On Solving the Shutdown

In my mind, government shutdowns represent an existential failure of the separation of powers to sustain good government. Whereas regular checks and balances among our three branches helps to maintain democratic order, the appropriations process has a fundamental flaw that ultimately allows the president to suspend government unilaterally. The veto power should not be able to instantly cancel 30% of the government and put a million people out of work. Consider how dangerous that authority could be if in the hands of a genuinely cunning autocrat.

As this strikes me as a betrayal of the founding principles of this country, let’s look at the mechanics of the shutdown and see if there is anyway we could legislate ourselves out of this absurdity.

If the government cannot agree on how to appropriate funds for non-essential discretionary programs, then they must pass a continuing resolution if they want to avoid a shutdown.

But why does the government shutdown? It’s simply a consequence of the Antideficiency Act, which prevents the government from entering into contracts that are not fully funded.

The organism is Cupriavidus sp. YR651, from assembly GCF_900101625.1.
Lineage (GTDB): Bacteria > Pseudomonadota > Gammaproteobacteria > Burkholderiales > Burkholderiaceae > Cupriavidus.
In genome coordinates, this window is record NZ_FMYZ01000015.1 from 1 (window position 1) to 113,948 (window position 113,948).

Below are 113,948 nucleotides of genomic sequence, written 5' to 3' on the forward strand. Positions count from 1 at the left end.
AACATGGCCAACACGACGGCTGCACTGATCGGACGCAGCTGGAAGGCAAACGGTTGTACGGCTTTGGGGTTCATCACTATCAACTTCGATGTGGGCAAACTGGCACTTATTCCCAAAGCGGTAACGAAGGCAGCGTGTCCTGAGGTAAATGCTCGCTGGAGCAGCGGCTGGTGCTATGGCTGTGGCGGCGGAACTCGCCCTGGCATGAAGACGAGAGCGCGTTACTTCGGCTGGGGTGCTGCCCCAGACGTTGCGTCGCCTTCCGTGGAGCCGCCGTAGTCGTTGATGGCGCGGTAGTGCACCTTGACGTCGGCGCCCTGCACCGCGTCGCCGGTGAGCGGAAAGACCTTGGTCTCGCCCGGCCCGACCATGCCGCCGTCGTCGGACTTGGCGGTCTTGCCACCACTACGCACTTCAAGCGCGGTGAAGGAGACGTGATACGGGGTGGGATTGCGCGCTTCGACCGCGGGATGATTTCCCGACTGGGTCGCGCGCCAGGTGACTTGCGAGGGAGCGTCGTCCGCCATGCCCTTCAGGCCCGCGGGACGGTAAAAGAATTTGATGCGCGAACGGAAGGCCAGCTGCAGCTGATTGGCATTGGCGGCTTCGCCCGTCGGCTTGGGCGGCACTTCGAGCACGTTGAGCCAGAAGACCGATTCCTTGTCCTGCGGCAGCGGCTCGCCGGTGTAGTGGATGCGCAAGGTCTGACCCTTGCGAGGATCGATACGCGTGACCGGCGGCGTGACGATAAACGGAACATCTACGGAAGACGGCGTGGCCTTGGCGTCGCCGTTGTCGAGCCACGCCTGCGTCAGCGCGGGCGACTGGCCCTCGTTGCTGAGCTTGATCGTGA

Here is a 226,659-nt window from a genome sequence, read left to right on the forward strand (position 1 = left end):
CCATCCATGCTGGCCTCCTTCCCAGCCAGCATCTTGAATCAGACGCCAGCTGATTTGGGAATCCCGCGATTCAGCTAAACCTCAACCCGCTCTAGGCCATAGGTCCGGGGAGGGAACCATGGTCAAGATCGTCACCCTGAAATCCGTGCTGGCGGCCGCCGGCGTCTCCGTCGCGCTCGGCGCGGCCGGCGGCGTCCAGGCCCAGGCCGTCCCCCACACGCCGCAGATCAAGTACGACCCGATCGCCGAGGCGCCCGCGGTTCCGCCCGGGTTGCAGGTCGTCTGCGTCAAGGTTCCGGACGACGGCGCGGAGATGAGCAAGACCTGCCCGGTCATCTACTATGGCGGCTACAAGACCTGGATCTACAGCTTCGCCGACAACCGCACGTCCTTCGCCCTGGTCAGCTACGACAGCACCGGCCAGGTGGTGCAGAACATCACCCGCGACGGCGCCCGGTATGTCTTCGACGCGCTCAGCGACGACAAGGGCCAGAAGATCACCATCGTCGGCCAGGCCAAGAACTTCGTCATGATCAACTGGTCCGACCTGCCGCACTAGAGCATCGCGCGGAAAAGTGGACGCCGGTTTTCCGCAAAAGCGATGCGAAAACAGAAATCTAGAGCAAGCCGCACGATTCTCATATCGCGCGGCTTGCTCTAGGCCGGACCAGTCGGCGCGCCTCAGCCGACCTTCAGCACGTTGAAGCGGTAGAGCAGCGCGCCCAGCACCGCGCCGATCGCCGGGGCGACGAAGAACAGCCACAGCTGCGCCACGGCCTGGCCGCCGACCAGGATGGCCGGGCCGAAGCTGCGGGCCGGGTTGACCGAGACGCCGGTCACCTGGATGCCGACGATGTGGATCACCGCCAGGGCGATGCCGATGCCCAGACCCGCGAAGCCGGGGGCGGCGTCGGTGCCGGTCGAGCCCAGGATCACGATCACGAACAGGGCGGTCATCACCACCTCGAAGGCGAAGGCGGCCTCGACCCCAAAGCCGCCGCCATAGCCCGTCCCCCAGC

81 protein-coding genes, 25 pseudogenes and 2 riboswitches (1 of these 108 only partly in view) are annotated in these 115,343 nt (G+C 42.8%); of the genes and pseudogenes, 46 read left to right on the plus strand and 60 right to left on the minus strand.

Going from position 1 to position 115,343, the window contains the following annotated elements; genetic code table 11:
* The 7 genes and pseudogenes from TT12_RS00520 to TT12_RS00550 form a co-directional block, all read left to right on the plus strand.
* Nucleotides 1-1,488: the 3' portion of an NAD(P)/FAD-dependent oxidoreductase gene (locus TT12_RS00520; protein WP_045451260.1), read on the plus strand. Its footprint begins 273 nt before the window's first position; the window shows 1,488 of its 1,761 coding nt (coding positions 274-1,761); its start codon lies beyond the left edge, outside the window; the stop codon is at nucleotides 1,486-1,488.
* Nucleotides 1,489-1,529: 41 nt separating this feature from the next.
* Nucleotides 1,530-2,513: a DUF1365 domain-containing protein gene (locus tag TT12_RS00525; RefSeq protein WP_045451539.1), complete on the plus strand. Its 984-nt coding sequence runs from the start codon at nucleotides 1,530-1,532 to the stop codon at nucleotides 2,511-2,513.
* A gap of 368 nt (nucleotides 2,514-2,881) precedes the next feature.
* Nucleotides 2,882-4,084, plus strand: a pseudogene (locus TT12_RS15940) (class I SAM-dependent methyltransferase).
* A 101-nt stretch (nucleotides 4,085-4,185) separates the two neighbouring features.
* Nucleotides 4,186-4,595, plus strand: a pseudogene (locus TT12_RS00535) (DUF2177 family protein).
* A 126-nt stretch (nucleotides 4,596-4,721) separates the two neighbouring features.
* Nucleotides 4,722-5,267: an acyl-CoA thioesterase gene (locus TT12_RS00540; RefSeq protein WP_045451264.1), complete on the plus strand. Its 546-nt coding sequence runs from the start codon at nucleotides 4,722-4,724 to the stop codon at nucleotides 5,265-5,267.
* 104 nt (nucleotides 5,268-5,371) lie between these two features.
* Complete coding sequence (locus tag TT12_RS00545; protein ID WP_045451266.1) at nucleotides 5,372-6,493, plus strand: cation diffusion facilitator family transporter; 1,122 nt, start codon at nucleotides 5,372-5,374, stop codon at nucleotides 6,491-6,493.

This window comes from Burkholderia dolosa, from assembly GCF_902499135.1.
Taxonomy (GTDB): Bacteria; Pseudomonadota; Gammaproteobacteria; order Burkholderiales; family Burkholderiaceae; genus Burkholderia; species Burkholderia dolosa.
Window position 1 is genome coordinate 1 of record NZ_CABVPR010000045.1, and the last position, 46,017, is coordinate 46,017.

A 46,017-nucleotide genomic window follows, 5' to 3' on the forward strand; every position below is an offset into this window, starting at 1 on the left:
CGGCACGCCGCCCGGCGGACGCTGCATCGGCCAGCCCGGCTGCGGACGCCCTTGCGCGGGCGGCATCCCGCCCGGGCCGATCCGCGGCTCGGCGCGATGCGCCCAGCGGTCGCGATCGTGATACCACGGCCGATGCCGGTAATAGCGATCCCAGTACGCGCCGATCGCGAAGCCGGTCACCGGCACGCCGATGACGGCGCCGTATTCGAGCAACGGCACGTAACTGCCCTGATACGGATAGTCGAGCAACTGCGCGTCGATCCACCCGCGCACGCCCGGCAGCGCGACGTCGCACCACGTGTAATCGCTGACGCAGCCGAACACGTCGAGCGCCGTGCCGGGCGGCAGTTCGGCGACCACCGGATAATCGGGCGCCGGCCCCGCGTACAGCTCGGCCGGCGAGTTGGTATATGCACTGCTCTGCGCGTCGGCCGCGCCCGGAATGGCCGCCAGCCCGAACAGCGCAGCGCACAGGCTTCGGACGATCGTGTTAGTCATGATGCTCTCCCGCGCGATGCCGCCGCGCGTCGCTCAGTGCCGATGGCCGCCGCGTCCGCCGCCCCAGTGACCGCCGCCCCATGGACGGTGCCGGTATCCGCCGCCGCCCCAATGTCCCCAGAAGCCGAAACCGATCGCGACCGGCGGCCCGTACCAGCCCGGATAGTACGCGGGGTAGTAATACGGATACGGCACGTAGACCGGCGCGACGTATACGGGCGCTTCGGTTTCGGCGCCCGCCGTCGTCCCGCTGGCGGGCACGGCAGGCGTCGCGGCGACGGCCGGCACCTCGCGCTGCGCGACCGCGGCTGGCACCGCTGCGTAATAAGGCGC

So the way I see it, you could amend the Antideficiency Act (it’s been amended more than once since the 19th century, see previous source) or you could pass a law that mandates a continuing resolution in the event that a budget cannot be passed.

If you go with amending the ADA, you would need to make sure the language is precise, because things can go terribly wrong if you are too vague. If legislators are careless, it’s easy to imagine situations where the government enters into contracts for which it eventually won’t have the funds, and so would open up the government to legal risk for breach of contract en masse.

Obviously that would be bad, but it’s avoidable so long as the amendment is specific to the issue at hand. We need to address how the ADA actually necessitates a shutdown, and then amend that.

The ADA prohibits “making or authorizing an expenditure from, or creating or authorizing an obligation under, any appropriation or fund in excess of the amount available in the appropriation or fund unless authorized by law. 31 U.S.C. § 1341(a)(1)(A).”

Notice the language of “unless authorized by law” already allows for a separate theoretical law that would mandate a continuing resolution in the event that a budget is not passed (in fact, that is what allows for a continuing resolution to be legal in the first place). But if you were set on amending the ADA, you could try changing the language to “prohibit authorizing an obligation over 30 days” or some other small number of days during which the budget could be resolved (the longest shutdown was only 21 days).